Sekiro: Shadows Die Twice Story Trailer

FromSoftware director Hidetaka Miyazaki reinvented the wheel when it comes to combat with Bloodborne and the Dark Souls trilogy, and now the world is getting a look at how the innovative developer will tackle traditional storytelling in the new Sekiro: Shadows Die Twice story trailer. True to form for Miyazaki, the visually stunning cinematic provides only a brief glimpse into the origin story of the game's protagonist, leaving many details shrouded in mystery. However, what little it does show of the game's characters and brutal reimagination of feudal Japan is sure to excite players itching for the type of single-player experience only FromSoftware can deliver.

Set in a fictionalized 16th century Japan, Sekiro: Shadows Die Twice promises to continue gameplay trends started in Dark Souls 3 and Bloodborne by taking massive steps away from the slow pace of the first Dark Souls games. Players will take control of the disgraced "one-armed wolf," a shinobi outfitted with a mechanical prosthetic that doubles as a grappling hook. Called the Shinobi Prosthetic, this versatile tool allows players to nimbly traverse the semi-open game world with an impressive level of freedom and pull off stealth kills and devastating attacks. On that note, combat has been greatly revamped in Sekiro: Shadows Die Twice compared to earlier FromSoftware titles, with the protagonist's newfound agility adding an entirely new dimension to the game's duel-like boss battles.

Related: FromSoftware's Sekiro: Shadows Die Twice Gameplay Is Wildly Impressive

While the considerable augmentations to the developer's long-established combat systems that Sekiro: Shadows Die Twice boasts have been known since the game's E3 2018 reveal, the details of its story have remained fairly vague until now. In the game's latest story preview trailer, the "one-armed wolf" has been given a backstory, and it's as dark and tragic as fans have likely grown to expect from Hidetaka Miyazaki. The brief trailer opens on a bloody battle, and in its aftermath a young version of the protagonist sits beside the body of a dead samurai, despondently examining his sword. A large samurai lord approaches him, marking the protagonist's cheek with his blade and referring to him as a "starving wolf" with "nothing left to lose," implying that the fallen warrior between them was the protagonist's father or guardian. The lord takes him into his service, and a sudden time-skip to the game's actual setting sees the maimed protagonist encapsulated in shadow, ending with his lord cryptically stating that he "had no idea what [the protagonist] had become."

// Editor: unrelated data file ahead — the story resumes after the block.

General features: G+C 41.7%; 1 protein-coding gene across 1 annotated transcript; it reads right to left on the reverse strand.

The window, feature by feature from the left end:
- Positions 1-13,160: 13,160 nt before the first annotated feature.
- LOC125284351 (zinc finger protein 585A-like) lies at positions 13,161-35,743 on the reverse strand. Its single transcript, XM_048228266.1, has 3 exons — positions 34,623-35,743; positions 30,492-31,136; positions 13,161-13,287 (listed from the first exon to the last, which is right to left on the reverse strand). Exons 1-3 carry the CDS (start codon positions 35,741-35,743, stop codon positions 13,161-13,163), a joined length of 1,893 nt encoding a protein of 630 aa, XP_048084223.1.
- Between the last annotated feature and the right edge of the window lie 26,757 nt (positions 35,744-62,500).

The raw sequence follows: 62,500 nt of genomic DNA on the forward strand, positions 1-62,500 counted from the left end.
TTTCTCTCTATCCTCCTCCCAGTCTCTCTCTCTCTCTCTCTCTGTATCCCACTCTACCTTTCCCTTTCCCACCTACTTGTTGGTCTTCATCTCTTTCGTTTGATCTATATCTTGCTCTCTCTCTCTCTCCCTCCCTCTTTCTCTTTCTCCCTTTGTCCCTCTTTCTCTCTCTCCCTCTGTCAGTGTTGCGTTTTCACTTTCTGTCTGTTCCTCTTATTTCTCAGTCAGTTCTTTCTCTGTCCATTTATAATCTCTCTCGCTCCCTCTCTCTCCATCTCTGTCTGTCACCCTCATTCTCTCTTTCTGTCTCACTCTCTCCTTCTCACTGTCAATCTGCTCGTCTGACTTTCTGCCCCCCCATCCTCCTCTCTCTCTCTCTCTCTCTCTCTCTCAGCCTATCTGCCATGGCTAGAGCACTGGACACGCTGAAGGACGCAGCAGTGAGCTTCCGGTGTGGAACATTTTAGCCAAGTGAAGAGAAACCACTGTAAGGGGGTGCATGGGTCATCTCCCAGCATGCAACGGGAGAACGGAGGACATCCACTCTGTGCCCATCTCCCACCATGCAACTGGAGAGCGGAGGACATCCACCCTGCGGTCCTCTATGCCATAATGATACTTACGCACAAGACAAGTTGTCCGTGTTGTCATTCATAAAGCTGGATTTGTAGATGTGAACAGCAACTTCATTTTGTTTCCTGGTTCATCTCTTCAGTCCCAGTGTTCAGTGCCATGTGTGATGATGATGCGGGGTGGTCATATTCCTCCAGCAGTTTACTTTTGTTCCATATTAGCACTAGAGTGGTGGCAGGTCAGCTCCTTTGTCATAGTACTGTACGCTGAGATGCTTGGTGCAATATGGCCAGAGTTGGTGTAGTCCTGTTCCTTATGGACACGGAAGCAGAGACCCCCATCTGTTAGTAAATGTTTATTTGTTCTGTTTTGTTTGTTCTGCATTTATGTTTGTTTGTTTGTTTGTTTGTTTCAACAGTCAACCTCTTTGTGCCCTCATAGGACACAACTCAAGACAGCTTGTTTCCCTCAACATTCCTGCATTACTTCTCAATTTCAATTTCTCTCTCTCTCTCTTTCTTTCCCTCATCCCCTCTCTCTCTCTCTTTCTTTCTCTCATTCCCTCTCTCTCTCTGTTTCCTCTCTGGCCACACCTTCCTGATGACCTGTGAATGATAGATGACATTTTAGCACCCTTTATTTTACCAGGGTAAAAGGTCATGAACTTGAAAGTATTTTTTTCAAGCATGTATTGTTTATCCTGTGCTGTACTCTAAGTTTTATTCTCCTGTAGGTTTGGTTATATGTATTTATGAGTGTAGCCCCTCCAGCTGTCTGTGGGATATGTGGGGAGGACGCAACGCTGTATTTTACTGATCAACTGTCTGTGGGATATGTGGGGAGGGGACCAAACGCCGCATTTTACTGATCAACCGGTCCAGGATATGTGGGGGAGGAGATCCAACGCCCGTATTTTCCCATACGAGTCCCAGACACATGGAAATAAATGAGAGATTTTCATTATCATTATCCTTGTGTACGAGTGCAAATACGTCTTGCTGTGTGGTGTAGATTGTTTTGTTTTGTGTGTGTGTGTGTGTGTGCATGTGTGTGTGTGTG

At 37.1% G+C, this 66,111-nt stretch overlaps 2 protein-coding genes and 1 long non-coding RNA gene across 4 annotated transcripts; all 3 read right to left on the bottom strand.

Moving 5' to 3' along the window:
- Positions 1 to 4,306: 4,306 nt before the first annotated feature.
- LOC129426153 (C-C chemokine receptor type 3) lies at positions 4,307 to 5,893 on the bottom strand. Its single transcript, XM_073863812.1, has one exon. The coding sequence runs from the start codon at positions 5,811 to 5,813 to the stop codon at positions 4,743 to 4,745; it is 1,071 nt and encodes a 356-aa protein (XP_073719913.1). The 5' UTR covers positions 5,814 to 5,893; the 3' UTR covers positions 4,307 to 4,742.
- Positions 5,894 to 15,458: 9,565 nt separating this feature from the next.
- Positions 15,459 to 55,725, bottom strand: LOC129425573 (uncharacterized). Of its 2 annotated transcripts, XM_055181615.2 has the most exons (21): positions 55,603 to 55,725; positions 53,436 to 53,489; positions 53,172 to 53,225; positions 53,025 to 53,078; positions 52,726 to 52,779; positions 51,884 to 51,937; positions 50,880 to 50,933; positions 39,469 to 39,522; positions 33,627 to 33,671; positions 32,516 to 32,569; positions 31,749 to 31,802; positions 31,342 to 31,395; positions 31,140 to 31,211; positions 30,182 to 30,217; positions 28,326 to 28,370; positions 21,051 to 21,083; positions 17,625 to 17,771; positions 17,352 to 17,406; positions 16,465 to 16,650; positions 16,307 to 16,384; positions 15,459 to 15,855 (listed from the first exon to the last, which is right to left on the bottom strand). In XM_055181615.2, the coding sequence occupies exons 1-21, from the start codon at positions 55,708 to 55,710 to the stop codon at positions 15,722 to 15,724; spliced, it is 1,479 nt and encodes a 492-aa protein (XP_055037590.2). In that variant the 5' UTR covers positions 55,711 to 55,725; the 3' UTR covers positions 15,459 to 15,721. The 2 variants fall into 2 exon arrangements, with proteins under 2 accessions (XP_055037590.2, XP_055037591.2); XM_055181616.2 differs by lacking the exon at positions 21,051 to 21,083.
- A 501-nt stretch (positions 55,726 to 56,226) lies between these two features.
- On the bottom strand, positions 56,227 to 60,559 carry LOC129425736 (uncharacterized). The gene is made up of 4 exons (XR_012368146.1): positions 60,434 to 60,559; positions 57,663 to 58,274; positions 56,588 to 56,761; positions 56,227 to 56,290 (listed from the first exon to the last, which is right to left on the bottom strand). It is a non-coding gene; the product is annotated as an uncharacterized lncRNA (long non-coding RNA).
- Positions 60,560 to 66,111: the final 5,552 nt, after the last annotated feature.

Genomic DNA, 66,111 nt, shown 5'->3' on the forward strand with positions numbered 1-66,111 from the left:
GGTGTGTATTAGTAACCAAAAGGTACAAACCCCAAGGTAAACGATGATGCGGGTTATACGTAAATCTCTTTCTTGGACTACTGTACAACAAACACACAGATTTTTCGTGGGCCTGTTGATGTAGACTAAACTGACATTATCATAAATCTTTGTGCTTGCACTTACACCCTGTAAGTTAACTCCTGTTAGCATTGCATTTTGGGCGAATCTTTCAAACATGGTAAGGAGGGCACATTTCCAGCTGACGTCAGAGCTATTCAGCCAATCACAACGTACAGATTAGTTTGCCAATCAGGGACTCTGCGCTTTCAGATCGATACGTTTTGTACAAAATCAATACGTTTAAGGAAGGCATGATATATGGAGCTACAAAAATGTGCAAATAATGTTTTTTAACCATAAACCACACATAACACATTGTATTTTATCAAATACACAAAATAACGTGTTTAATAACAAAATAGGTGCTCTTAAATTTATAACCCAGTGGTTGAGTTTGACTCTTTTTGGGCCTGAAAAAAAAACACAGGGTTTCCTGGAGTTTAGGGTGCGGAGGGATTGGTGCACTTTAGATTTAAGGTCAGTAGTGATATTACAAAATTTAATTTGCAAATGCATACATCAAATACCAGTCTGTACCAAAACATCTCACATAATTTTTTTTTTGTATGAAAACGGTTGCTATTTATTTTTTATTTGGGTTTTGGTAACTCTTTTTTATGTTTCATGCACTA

This cursory look into Sekiro: Shadows Die Twice's story gains much more meaning when coupled with the game's official description, revealing that the "one-armed wolf" is "bound to protect a young lord who is the descendant of an ancient bloodline," likely as part of his obligations to his master. The protagonist's ward is the "target of many vicious enemies," including a rival clan known as the Ashina. The game's premise revolves around the protagonist's failure to protect the young lord, who is kidnapped and must be rescued at all costs, "even death itself." This is likely in reference to the novel way in which Sekiro: Shadows Die Twice handles death, allowing players to use their own demise to their advantage and penalizing frequent defeat.

It's unknown how much more, if anything, of Sekiro: Shadows Die Twice's story gamers will see before its fast-approaching release, but with a phenomenal track record like FromSoftware's, it likely won't take further convincing for fans of the souls-like genre. Though it seems more accessible and marks a massive departure from the weighty and sluggish pace of Miyazaki's prior work, Sekiro: Shadows Die Twice's impressive combat, gorgeous world, and patently dark atmosphere are highly unlikely to disappoint when the game launches in March.

More: 15 Things Even Die-Hard Fans Don't Know About Dark Souls

Sekiro: Shadows Die Twice will launch on PlayStation 4, Xbox One, and Microsoft Windows on March 22, 2019.

Source: FromSoftware, Sekiro

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